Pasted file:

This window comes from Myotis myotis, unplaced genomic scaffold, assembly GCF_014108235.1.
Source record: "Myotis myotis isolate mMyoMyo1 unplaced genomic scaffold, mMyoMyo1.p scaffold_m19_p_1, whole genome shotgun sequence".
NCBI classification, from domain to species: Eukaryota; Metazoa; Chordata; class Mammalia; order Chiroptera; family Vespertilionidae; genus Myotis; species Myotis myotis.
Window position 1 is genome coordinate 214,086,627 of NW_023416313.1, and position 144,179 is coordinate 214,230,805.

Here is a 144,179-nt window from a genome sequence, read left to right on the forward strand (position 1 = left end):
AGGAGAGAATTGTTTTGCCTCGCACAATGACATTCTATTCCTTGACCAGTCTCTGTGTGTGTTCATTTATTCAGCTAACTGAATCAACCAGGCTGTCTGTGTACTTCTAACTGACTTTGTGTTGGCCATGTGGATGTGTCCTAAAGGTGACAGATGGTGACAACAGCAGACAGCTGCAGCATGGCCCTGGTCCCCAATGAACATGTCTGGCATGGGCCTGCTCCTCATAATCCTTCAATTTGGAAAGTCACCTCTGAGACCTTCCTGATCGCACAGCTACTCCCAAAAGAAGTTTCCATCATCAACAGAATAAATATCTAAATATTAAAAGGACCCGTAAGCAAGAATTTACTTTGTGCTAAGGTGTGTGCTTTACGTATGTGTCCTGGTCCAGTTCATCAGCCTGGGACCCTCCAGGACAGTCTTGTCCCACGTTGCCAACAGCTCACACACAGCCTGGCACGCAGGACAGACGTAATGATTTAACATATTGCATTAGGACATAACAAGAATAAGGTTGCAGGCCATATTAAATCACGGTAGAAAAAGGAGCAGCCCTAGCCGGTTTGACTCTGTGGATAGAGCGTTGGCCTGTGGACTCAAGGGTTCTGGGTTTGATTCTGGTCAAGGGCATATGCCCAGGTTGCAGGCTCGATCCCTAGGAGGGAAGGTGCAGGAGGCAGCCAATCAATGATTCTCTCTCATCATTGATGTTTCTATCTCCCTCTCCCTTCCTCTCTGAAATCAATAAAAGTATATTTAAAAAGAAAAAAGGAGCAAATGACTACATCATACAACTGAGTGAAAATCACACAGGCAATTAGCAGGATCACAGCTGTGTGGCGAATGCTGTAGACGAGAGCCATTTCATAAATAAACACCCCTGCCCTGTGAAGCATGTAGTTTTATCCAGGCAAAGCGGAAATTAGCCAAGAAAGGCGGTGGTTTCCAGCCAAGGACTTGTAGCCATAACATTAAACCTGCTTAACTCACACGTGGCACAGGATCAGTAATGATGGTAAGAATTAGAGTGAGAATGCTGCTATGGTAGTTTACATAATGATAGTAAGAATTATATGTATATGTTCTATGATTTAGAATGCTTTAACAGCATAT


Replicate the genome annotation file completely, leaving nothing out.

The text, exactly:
This window comes from Myotis myotis, unplaced genomic scaffold, assembly GCF_014108235.1.
Source record: "Myotis myotis isolate mMyoMyo1 unplaced genomic scaffold, mMyoMyo1.p scaffold_m19_p_1, whole genome shotgun sequence".
NCBI classification, from domain to species: Eukaryota; Metazoa; Chordata; class Mammalia; order Chiroptera; family Vespertilionidae; genus Myotis; species Myotis myotis.
Window position 1 is genome coordinate 214,086,627 of NW_023416313.1, and position 144,179 is coordinate 214,230,805.

Here is a 144,179-nt window from a genome sequence, read left to right on the forward strand (position 1 = left end):
AGGAGAGAATTGTTTTGCCTCGCACAATGACATTCTATTCCTTGACCAGTCTCTGTGTGTGTTCATTTATTCAGCTAACTGAATCAACCAGGCTGTCTGTGTACTTCTAACTGACTTTGTGTTGGCCATGTGGATGTGTCCTAAAGGTGACAGATGGTGACAACAGCAGACAGCTGCAGCATGGCCCTGGTCCCCAATGAACATGTCTGGCATGGGCCTGCTCCTCATAATCCTTCAATTTGGAAAGTCACCTCTGAGACCTTCCTGATCGCACAGCTACTCCCAAAAGAAGTTTCCATCATCAACAGAATAAATATCTAAATATTAAAAGGACCCGTAAGCAAGAATTTACTTTGTGCTAAGGTGTGTGCTTTACGTATGTGTCCTGGTCCAGTTCATCAGCCTGGGACCCTCCAGGACAGTCTTGTCCCACGTTGCCAACAGCTCACACACAGCCTGGCACGCAGGACAGACGTAATGATTTAACATATTGCATTAGGACATAACAAGAATAAGGTTGCAGGCCATATTAAATCACGGTAGAAAAAGGAGCAGCCCTAGCCGGTTTGACTCTGTGGATAGAGCGTTGGCCTGTGGACTCAAGGGTTCTGGGTTTGATTCTGGTCAAGGGCATATGCCCAGGTTGCAGGCTCGATCCCTAGGAGGGAAGGTGCAGGAGGCAGCCAATCAATGATTCTCTCTCATCATTGATGTTTCTATCTCCCTCTCCCTTCCTCTCTGAAATCAATAAAAGTATATTTAAAAAGAAAAAAGGAGCAAATGACTACATCATACAACTGAGTGAAAATCACACAGGCAATTAGCAGGATCACAGCTGTGTGGCGAATGCTGTAGACGAGAGCCATTTCATAAATAAACACCCCTGCCCTGTGAAGCATGTAGTTTTATCCAGGCAAAGCGGAAATTAGCCAAGAAAGGCGGTGGTTTCCAGCCAAGGACTTGTAGCCATAACATTAAACCTGCTTAACTCACACGTGGCACAGGATCAGTAATGATGGTAAGAATTAGAGTGAGAATGCTGCTATGGTAGTTTACATAATGATAGTAAGAATTATATGTATATGTTCTATGATTTAGAATGCTTTAACAGCATAT